Michael Fried assesses a handful of photographic portrait practices in Why Photography Matters (2008), developing his claim for a contemporary revision of the anti-theatrical strategies he identified in Diderot’s C18 poetics of genre painting. His treatment of the feature-length video Zidane: A Twenty-First Century Portrait (2006, Douglas Gordon and Philippe Parreno) outlines Fried’s view of this revision.
In 2005, star Real halfback Zinédine Zidane was tracked by seventeen dedicated video cameras for the duration of a ninety-minute football match. Gordon and Parreno subsequently edited the footage into a ninety-minute video showing the entire game through the movements of the single player. While Zidane knew this filming is going on, and also, of course, that the usual stadium and TV audiences were watching throughout, his total focus on and engagement in the match is plainly in evidence. Fried finds the video notable because Zidane’s intense focus on the match seems not to be undermined by his awareness of being watched:
“Zidane’s absorption in the match with Villareal is not depicted as involving the complementary unawareness of everything other than the focus of his absorption—which until recently has meant an unawareness of being beheld—that has always been the hallmark of absorptive depiction from Chardin to Greuze [of whom Diderot wrote] down almost to the present. On the contrary, a major part of the conceptual brilliance of Zidane consists in the fact that its protagonist’s sustained feat of absorption is taking place before an audience of eighty thousand spectators, with millions more watching via TV.” (p. 229)
Fried goes on to describe Zidane’s “double consciousness” in this respect. Although one term of consciousness seems allied to absorption (in the game) and the other to theatricality (of being watched), these two terms turn out not to work in opposition after all. In fact, while one term is his absorption in the game, the other is an additional layer of absorption in the theatricality of the event. What results is “a relationship which is no longer simply one of opposition or of antithesis, as it was throughout the absorptive tradition until recently, but instead allows a gliding and indeed an overlap between the two” (p.230).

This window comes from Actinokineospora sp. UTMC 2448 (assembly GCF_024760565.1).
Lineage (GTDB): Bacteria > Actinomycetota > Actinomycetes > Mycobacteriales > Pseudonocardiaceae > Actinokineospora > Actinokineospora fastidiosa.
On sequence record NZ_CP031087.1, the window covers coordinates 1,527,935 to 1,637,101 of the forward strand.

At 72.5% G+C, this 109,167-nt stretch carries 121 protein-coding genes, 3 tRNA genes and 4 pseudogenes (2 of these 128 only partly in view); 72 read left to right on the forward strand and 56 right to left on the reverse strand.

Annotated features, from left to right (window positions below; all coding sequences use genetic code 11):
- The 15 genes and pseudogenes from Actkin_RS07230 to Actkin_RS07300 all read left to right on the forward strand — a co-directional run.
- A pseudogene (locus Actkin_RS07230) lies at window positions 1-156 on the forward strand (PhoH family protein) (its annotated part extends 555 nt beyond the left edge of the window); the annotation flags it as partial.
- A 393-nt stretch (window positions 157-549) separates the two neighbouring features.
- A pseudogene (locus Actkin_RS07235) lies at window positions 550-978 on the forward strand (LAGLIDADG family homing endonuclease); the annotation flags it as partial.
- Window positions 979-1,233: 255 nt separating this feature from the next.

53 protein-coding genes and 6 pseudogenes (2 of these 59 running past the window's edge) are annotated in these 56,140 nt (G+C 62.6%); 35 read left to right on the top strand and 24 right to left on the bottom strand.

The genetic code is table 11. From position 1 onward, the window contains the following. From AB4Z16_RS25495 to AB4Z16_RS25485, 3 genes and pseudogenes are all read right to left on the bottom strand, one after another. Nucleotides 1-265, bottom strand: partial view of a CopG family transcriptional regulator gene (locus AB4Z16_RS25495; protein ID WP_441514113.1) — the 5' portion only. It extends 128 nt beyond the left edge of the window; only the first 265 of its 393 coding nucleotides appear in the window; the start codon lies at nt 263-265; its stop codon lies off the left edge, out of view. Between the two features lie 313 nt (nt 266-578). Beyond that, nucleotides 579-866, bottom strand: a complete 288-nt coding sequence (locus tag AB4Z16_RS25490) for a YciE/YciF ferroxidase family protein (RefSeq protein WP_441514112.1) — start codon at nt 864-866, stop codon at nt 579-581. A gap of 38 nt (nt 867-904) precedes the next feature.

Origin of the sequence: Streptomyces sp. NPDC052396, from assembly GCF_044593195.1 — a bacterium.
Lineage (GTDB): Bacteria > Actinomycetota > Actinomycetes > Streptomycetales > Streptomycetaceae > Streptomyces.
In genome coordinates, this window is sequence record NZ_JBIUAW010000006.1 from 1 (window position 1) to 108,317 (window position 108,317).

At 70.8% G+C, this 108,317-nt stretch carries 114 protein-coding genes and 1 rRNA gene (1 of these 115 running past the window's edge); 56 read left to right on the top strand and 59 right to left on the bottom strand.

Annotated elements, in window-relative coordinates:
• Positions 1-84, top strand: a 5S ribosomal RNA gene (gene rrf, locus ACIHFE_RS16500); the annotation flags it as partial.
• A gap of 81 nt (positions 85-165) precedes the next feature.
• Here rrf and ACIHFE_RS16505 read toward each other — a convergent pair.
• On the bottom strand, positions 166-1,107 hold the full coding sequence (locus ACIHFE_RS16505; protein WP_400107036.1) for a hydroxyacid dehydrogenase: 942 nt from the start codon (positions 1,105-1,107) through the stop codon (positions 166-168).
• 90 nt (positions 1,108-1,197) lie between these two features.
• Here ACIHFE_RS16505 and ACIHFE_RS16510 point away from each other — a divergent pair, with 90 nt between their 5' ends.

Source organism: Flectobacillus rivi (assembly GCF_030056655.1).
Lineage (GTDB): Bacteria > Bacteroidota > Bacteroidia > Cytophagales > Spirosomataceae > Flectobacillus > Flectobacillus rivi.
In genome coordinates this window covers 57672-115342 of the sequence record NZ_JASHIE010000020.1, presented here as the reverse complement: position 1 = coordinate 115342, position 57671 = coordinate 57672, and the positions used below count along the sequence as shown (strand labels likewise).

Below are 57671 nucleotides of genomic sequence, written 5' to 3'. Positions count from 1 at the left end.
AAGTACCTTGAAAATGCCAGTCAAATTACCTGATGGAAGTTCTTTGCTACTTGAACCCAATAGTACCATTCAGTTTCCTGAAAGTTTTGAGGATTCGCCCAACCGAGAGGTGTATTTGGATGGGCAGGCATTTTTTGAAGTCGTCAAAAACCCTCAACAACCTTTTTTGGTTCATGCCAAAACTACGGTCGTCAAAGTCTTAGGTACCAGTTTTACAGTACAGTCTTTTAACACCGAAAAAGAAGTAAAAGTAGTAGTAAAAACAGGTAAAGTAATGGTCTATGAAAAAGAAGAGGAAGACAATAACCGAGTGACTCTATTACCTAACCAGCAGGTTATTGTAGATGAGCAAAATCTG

This gliding or overlap is evidenced in the raw material situation being captured by the artists’ seventeen cameras. Moreover, this “revisionary adaptation of absorptive strategies” (p.229) is addressed head-on in the edit of the video by three means. First, by foregrounding the TV and video equipment being used to record the event and mimicking aspects of the videographic style of sports broadcast; second, by sliding the focus within individual shots between Zidane’s face and the audience behind him—“the effect is to suggest Zidane’s shifting consciousness of the ‘theatrical’ aspects of his situation” (p.230); third, by including as subtitles quotes from Zidane about his experience of playing before a crowd, in which he describes being able to “almost choose what you want to hear” (p. 230). In particular, it is the minute detail with which these quotes describe features of audience movement and chatter that suggest to Fried that “the second term in his double-consciousness is not exactly distraction, absorption’s traditional other—albeit distraction itself, in the mode of reveries, can be a kind of absorption. […] Rather, it almost seems another form, another channel, of absorption, a psychic counter-movement” (p.231).
Luc Delahaye’s L’Autre photographs also mark a “turning away from the antitheatrical ideal in its original or strictly Diderotian form” (p.222) as the portraits, taken covertly on Métro trains, look blank and almost ‘on hold’ with the determination of each passenger to mentally absent themselves as far as possible from the tedium or discomfort of their present circumstances. The subjects of the portraits are not only unaware of being photographed; they seem unaware of their own presence: they share a “collective aspiration towards psychic absence” (p.222). In this case the photographer himself shares the aspiration. He produces the photographs sitting immediately in front of his subjects and releasing the shutter of the concealed camera while affecting the same psychic absence he sees in the passengers around him so as to blend in: “just like him I too stare into the distance and feign absence. I try to be like him. It’s all a sham, a necessary lie, lasting long enough to take a picture” (p.222, citing Bajac, Q. 2005).
… Is this a transferral of the performance of the sitter into a performance by the photographer?